Businesses Betting on Montreal’s AI

With a strong academic foundation for AI R&D well underway, Bengio has additionally pursued business interests in Montreal, founding Element AI. The company was launched one year ago to support businesses who want to transition and leverage AI technology. The company recently went on a hiring spree attracting talent from companies like Uber, Amazon, Google and more, reported CBC. The injection of talent came after Element AI raised 135 million dollars from big tech names like Microsoft, Intel and Nvidia; however, they can’t take all the credit. The Star writes that these investments were made possible with the help of Data Collective based out of California. Large investments from well known tech companies into Bengio’s Element AI are attracting additional talent from the private sector into Montreal.

Google recently opened a deep learning and AI lab in its Montreal office. Microsoft is also making AI waves in the city. Spokesperson Lisa Gibson told the Gazette they will double their Montreal AI R&D workforce over the next year. Microsoft also recently acquired Waterloo-based Maluuba, an AI company dedicated to language recognition, planning to house about 80 researchers in their Montreal lab.

It’s been incredible so far. The work being done in this space is putting Montreal on a pedestal around the world.” – Mohamed Musbah, VP Product Development, Maluuba

Aside from the biggest tech giants in the world (ah hem), there are many more private sector companies popping up in Montreal furthering the private development and application of artificially intelligent technology. Botler AI was formed to facilitate immigration for example. Lyrebird was created to further develop speech synthesis and repetition. There are so many businesses working within this new global AI hub that Montreal International has a profile page dedicated to Montreal’s artificial intelligence. The page is designed to attract investors but lists other companies working on AI in Montreal like Nuance, Imagia, Fuzzy.AI, Fluent.AI and Automat.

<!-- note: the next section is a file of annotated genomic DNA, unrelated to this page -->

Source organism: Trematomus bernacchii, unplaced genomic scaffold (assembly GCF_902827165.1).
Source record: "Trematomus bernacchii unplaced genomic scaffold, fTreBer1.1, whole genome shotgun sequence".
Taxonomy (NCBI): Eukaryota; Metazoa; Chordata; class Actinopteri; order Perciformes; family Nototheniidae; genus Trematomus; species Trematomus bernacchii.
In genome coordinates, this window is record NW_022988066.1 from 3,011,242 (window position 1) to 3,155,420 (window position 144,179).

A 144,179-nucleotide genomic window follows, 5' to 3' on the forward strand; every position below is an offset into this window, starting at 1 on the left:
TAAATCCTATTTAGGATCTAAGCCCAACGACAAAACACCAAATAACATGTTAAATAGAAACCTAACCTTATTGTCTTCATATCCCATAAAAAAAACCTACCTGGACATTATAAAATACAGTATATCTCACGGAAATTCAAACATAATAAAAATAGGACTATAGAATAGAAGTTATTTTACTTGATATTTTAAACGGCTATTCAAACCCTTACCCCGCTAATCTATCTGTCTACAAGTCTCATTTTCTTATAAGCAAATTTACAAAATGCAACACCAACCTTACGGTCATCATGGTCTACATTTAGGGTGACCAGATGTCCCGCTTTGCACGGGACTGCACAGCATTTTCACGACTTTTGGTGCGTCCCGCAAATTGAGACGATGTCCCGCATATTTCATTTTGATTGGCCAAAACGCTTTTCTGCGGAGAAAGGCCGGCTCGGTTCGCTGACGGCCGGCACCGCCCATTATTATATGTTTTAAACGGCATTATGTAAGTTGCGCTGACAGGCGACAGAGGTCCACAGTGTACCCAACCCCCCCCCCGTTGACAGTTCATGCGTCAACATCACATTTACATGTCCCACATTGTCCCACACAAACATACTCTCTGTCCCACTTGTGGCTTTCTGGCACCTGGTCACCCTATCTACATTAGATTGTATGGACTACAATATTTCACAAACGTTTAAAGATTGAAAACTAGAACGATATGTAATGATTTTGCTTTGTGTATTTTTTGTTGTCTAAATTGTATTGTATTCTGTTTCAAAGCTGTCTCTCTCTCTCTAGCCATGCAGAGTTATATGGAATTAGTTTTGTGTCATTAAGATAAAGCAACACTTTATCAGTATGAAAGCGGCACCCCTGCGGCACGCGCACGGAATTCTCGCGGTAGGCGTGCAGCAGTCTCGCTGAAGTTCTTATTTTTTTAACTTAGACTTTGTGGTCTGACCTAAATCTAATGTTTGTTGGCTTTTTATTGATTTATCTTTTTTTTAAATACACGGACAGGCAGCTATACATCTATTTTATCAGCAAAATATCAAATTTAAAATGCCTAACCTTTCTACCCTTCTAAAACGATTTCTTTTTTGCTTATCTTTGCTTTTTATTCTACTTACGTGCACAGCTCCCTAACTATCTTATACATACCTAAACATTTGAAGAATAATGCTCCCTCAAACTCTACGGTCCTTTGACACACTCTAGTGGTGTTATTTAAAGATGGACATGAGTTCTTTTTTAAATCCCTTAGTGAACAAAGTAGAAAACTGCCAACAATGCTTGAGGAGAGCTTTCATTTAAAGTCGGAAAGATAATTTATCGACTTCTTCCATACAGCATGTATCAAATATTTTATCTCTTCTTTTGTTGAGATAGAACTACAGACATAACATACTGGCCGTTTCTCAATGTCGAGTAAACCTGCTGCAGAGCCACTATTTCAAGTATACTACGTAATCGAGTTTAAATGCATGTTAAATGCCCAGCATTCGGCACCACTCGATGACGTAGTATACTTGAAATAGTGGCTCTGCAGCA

So what is driving more and more business development in the AI sector in Montreal? Financial times reporter Denise Deveau, quotes Nagraj Kashyap from Microsoft saying “Clearly it’s a place where everybody wants to be if we want to tap into that talent.”

The Future of AI in Montreal

With all of the investment money sitting in the hands of the city’s academic and private AI sectors, everyone is looking to Montreal to live up to its name as a world-class center for advanced AI research. Though with so much activity already underway, including IVADO, MILO, Element AI,  artificial intelligence startups, AI hackathons and more, the scene is only going to grow exponentially – perpetuating Montreal’s already blossoming AI reputation.

 

Image Credits

Feature Image: Unsplash/Andrew Welch

Chandal Nolasco Da Silva

Chandal Nolasco Da Silva

With nearly a decade of digital marketing experience, Chandal has created content strategies for both the biggest and sometimes the most unexpected markets, while developing strategic relationships with editors and publishers. Chandal contributes to some of the highest authority industry publications, has been featured in industry events and is thrilled to be Acquisio’s new Content Manager.